Cathy McCarthy (be patient, her site is being updated) makes delighful sterling silver jewellery with designs and imprinted patterns inspired by nature.
We arrived to find instructions and tools all set out neatly and Cathy explained their various uses.
Before long this 'order' became 'disorder' as we each got stuck into our own personal project.
We had the choice of tiny discs or squares, with hooks or posts.
I chose squares, and posts, and began the first job of 'annealing' them. This means heating the metal to relax or soften it so that it can be worked. For this process Cathy uses a micro- torch similar to those used for making creme brulee (yummy).
After each annealing the metal has to be 'pickled' in a weak acid solution to remove the discolouration. It is then ready to shape, stamp, or work in any other way. Working hardens the metal again so after each 'working' the process of annealing and pickling is repeated.
Those who chose discs used this fabulous doming block to curve them. The pieces are placed in the correct size recess and hammered with the corresponding size ball.
There was a (very expensive) toy available for us to use also... a rolling mill. This is used to roll your piece together with some texturing (paper, wire, whatever). I was amazed at how a paper leaf skeleton could imprint on the soft silver.
I stamped letters (very badly) into mine, and then textured them with a ball hammer.
Because the pieces were so tiny I was restricted to four letters... obviously not enough for me. I had great diffculty hitting just hard enough, and not so hard the edge of the stamp imprinted.
The stamps were very tiny and hard to line up, but I guess practice makes perfect... and these were my very first.
I then had to solder the posts onto the backs... easy peasy when solder and flux are together in one syringe.
The solder is melted with the micro-torch and then the piece goes into the pickling solution again. Once clean, and rinsed in water, the pieces are then put into a jewellery tumbler filled with water, a dash of detergent, and stainless steel shot. This polishes them to their final glory.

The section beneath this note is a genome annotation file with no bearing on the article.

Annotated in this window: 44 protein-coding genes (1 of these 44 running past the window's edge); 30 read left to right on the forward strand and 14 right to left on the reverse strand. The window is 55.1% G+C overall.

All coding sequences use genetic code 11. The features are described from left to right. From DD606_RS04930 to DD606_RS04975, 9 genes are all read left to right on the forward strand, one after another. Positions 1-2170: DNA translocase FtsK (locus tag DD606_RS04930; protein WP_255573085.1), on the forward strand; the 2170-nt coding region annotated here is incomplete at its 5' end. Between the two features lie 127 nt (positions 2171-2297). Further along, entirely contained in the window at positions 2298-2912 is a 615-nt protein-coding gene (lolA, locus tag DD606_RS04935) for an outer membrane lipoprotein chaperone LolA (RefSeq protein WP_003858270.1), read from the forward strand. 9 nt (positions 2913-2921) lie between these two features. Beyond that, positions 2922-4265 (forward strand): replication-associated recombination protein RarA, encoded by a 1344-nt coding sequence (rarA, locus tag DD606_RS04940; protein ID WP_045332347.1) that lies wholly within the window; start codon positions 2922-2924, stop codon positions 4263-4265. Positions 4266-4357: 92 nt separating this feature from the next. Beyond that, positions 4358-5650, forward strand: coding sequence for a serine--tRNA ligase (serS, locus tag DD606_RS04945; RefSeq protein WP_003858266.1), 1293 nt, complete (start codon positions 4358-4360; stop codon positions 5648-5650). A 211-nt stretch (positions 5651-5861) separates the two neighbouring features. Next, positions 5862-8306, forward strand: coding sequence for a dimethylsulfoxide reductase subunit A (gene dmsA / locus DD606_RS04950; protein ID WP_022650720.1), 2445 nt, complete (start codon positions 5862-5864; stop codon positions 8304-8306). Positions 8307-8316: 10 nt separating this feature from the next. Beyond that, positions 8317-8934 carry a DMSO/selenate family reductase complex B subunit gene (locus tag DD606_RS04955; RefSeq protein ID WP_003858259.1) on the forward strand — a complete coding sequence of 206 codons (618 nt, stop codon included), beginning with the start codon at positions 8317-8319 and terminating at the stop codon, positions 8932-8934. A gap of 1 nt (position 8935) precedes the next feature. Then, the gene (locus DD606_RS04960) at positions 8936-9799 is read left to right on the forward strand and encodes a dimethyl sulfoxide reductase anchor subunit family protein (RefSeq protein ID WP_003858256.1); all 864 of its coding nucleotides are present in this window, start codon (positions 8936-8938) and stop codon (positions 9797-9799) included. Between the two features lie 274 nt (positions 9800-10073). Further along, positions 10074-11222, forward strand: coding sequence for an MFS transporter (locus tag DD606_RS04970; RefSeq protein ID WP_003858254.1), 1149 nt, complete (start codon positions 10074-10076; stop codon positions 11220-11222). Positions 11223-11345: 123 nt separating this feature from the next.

|Finding the silver among the shot|
Rough, but they're mine... and perhaps I should wear them the other way around?...mmmmmm.
now thats a wonderful way to spend a day, I would love to try something such as this, well Icouldn't now my sight has gone kabloo ee but I have always wanted to do this.Lots of work isn't it.One never apreciates the labor involved in making art until we try first hand do we.I think you did a beautiful job, they are lovely.ReplyDelete
What a great way to spend a day.ReplyDelete
I love the textures.
Oh what a fabulous day and the chance to play with so many wonderful tools and bibs and bobs! Great outcome as well - wear them with pride!ReplyDelete
What a very inspiring workshop Jo, and nice to see behind the scenes into the makings too.ReplyDelete
These are beautiful! and what an interesting process. I agree with Fiona: wear them with pride!ReplyDelete
Love the process and the finished pieces!ReplyDelete
And of course, I can't miss the Canadiens shirt someone had on....my Hockey eye was drawn immediately!
Can't get over all the equipment to make the work; just amazing.
How exciting! The photo-spread was almost like being there.ReplyDelete
Are you kidding? I like these! I love the texture. And what a great word to choose. HA! This reminds me of my soldered charms class. I am not much of a 'tools' person, but I love the process of jewelry making. Thanks for all these photos. Really interesting.ReplyDelete
Great post Jo. It was lovely having you on the course. I was really impressed with the earrings you made, truly unique and I hope you enjoy wearing them.ReplyDelete
look what I've missed in just a few days of laying low hereReplyDelete
Mr Magpie and I have dabbled with altered cutlery...he's a good pounder and stamps the letters too
that said I am VERY impressed with your results...you do it all and so well too Jo!